Collective Bargaining in Education: Negotiating Change in Today’s Schools. Edited by Jane Hannaway and Andrew J. Rotherham (Harvard Education Press).
It is not clear what justifies use of “change” in the title of this book. Since the days of the Luddites, it has been in the nature of unions to oppose anything that jeopardizes worker prerogatives, and virtually every essay in the volume concedes that school boards are too weak politically to impose reforms. Even the most pro-union of the essays promises little more than a hope for a better collective-bargaining future.
Still, this well-edited volume is noteworthy for the gap it fills. The book documents the rise of public-sector unionism in an era when private-sector unions are dying; exposes the political fragility of school boards; and, inadvertently, reveals that the power of unions extends well beyond the bargaining table, even to the point of shaping education research itself. The editors candidly tell us that “as we were seeking support for the project and recruiting authors, more than one person wished us well and told us this was an important avenue for inquiry but just too hot for them to touch.”
Educational Entrepreneurship: Realities, Challenges, and Possibilities. Edited by Frederick M. Hess (Harvard Education Press).
“This is the era of educational entrepreneurship,” declares Education Next editor Frederick M. Hess. Should we care? Hess makes a compelling case that innovative endeavors like Teach For America and Edison Schools differ from “flavor of the month” reforms.
Whereas the public school bureaucracy is capable of incremental change at most, education entrepreneurs see beyond long-established barriers and disrupt the status quo. But the volume is not overly optimistic about their impact. Hess admits that many entrepreneurial efforts are apt to fail, making support for them a risky proposition. Still, the volume does an admirable job depicting some of the more entrepreneurial people in education today and imparting enough information to suggest which of these efforts will pay off—and which will disappear.
Charter Schools Against the Odds: An Assessment of the Koret Task Force on K–12 Education. Edited by Paul T. Hill (Hoover Institution Press).
Charter schools today are an important part of the education landscape, but they are not as influential as some once hoped. Why? Paul Hill, in his introduction to this volume, argues that this is due in part to the difficulty encountered in starting new schools, but also because the playing field has been tilted more sharply against charter schools than the enthusiasts first understood. The assorted chapters take a close look at factors that have inhibited the growth of charter schools. Many of the supply-limiting elements are rooted in state laws; others have been devised by opponents of charter schools, particularly teachers unions and school boards, which have worked hard to thwart charter schools at every turn.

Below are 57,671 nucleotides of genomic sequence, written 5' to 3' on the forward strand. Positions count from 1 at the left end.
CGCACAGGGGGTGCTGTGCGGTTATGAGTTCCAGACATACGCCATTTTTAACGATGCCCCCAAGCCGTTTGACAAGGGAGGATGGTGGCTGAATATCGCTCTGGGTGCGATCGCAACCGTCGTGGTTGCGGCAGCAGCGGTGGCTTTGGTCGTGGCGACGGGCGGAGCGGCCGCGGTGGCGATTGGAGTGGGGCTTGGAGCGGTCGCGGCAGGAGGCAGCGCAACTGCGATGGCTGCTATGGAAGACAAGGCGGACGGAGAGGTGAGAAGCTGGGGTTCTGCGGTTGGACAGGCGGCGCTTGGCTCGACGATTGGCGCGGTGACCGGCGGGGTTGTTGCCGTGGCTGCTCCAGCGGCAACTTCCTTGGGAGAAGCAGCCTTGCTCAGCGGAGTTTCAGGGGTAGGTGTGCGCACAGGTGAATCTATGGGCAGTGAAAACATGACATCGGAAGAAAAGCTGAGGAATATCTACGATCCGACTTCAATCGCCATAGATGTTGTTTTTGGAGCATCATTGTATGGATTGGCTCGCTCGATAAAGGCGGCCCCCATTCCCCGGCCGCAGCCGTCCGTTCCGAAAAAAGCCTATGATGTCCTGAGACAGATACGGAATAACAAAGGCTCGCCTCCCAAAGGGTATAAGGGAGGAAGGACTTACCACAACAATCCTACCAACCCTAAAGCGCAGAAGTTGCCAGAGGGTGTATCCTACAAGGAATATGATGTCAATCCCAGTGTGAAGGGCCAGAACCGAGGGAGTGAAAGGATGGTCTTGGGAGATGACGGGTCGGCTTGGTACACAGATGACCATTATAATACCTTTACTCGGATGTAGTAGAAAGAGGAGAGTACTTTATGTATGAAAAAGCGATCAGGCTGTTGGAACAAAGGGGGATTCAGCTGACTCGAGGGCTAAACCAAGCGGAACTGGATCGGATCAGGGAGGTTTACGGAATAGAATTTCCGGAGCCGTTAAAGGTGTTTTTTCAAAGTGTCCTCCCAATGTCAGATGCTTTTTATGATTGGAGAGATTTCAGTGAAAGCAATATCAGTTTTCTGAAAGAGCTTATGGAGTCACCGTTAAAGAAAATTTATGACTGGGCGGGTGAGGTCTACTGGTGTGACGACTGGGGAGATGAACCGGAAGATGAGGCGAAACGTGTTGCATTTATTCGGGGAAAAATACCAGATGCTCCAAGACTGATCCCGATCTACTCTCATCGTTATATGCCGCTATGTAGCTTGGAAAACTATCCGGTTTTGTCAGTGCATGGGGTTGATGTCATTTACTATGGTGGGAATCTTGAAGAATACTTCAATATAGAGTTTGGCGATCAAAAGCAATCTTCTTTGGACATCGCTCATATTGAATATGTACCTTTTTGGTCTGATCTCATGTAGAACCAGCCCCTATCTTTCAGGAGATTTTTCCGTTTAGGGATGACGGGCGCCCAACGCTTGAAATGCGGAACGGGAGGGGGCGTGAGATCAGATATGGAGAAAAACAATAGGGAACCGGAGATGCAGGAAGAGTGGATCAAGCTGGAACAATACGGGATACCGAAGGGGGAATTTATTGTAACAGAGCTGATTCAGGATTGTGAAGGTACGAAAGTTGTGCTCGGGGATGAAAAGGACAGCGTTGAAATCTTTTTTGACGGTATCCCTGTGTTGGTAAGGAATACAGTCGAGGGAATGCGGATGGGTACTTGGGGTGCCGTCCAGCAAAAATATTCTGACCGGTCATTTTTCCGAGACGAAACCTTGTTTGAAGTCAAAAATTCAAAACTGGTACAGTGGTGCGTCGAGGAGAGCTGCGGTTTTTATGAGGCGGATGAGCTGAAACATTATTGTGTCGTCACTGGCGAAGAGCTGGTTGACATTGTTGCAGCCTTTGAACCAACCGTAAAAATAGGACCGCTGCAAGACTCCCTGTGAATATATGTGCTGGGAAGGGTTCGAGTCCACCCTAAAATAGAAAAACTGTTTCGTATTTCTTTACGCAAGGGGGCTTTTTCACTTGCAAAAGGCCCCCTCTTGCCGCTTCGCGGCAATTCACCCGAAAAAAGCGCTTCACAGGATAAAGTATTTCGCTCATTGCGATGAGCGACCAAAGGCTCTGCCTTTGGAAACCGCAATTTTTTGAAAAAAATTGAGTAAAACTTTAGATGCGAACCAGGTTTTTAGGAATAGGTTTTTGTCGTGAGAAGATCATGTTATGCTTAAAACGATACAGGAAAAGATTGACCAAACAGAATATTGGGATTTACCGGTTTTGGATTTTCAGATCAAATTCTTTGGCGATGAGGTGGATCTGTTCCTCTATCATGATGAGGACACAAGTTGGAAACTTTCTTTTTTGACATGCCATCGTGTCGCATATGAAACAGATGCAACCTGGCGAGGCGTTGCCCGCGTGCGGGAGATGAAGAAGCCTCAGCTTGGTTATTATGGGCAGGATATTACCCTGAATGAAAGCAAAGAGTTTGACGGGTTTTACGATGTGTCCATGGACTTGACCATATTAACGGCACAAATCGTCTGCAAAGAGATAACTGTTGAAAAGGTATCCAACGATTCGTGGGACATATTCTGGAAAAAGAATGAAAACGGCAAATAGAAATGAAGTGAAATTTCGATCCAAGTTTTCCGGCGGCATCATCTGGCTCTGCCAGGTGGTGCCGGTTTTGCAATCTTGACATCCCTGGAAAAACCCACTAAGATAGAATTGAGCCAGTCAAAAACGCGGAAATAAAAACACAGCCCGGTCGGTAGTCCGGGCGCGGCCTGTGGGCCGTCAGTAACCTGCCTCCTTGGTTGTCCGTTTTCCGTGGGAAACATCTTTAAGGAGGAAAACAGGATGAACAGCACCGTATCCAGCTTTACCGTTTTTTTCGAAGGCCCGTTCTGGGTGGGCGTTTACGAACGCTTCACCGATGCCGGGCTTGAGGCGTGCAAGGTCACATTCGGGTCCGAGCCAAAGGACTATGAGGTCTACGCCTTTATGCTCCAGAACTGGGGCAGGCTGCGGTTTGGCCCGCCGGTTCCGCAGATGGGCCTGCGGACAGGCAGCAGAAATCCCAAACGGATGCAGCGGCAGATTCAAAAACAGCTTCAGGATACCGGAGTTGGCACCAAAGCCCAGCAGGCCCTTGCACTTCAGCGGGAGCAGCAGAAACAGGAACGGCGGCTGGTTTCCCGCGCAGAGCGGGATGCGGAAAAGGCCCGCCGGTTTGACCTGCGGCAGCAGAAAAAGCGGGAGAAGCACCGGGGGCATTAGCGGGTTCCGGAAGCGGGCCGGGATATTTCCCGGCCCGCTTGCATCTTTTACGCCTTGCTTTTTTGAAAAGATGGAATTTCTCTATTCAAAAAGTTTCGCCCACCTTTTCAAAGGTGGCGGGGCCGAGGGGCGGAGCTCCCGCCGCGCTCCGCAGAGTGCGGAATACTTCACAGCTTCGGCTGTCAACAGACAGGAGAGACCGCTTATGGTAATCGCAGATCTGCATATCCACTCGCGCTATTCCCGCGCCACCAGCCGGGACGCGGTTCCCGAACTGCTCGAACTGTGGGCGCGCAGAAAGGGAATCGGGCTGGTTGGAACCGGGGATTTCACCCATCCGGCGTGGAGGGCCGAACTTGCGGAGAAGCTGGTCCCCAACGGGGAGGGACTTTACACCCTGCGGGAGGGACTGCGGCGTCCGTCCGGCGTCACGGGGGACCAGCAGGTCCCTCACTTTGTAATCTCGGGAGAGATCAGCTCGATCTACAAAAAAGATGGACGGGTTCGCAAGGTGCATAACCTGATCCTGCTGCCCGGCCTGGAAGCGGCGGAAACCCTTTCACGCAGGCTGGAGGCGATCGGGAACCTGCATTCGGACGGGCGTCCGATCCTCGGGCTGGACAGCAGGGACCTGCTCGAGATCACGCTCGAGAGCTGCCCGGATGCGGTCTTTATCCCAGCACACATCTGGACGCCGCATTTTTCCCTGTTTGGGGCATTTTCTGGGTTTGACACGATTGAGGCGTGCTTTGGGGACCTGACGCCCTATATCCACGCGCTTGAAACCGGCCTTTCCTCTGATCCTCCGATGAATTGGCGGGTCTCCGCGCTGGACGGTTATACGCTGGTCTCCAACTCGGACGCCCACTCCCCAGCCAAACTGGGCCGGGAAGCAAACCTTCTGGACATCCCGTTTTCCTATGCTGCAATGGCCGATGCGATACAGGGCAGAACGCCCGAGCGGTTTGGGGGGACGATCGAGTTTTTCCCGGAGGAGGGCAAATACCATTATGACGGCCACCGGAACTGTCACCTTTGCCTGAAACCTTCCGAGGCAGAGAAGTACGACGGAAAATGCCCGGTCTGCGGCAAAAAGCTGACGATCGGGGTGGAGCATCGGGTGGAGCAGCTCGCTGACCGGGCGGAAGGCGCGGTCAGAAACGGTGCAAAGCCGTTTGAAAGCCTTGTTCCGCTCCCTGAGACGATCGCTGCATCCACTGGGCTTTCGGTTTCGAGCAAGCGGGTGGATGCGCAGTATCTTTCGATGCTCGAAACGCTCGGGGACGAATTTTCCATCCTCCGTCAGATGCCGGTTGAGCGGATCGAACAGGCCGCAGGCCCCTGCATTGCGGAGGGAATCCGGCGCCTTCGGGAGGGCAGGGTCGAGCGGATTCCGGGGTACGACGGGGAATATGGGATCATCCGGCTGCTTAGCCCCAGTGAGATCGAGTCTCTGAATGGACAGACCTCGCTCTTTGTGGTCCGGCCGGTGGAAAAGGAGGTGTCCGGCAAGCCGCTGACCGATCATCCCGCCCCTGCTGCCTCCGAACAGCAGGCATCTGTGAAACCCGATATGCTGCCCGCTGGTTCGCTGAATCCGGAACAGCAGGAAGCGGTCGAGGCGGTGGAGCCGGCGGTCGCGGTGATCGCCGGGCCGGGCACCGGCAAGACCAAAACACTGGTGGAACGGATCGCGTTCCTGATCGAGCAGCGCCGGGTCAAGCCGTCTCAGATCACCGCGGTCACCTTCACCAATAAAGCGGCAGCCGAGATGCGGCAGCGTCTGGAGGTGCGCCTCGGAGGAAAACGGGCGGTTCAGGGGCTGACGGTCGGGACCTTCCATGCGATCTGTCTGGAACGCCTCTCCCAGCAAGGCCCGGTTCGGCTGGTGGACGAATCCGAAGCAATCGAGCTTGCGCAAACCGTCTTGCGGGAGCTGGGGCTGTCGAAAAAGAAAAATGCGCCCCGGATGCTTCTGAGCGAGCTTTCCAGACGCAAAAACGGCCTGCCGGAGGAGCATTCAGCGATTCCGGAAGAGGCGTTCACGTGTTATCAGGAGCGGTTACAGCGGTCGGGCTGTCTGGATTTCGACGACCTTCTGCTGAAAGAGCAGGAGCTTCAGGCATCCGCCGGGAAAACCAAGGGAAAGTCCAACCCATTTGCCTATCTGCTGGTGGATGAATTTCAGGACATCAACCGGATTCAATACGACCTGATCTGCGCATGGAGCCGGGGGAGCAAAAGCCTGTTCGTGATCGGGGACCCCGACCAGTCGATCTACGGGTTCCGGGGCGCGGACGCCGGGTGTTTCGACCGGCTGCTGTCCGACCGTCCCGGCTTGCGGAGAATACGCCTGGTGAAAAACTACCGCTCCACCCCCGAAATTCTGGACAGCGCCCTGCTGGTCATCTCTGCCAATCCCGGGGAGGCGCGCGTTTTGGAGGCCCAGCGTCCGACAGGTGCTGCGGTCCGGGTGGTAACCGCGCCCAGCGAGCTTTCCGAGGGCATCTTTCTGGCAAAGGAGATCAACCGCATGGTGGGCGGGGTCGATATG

The charter movement, though well launched, Hill argues, is not likely to become a much larger factor in American public education without serious efforts to level the playing field. And in the book’s final chapter, he suggests how laws and policies can be changed to give charter schools a fairer chance at success.
Our School: The Inspiring Story of Two Teachers, One Big Idea, and the School That Beat the Odds. By Joanne Jacobs (Palgrave Macmillan).
Education critic and commentator Joanne Jacobs has done a service with this unabashedly subtitled book. Jennifer Andaluz and Greg Lippman are the two teachers. The school is Downtown College Prep (DCP), a charter high school for underachieving Hispanics in San Jose, California. The big idea was starting it. And what is so inspiring is that they beat the odds. Jacobs is a brassy partisan (and school volunteer), but that qualifies her to write an impassioned, informed inside story. Charter boosters need to know, though, that DCP’s success entailed plenty of luck as well as pluck. What if Andaluz and Lippman had never met a dying priest who provided them space for the school? What if the San Jose Unified School District had not come through with crucial, if modest, financial support? Such serendipity makes for good drama but doesn’t build large numbers of charter schools.
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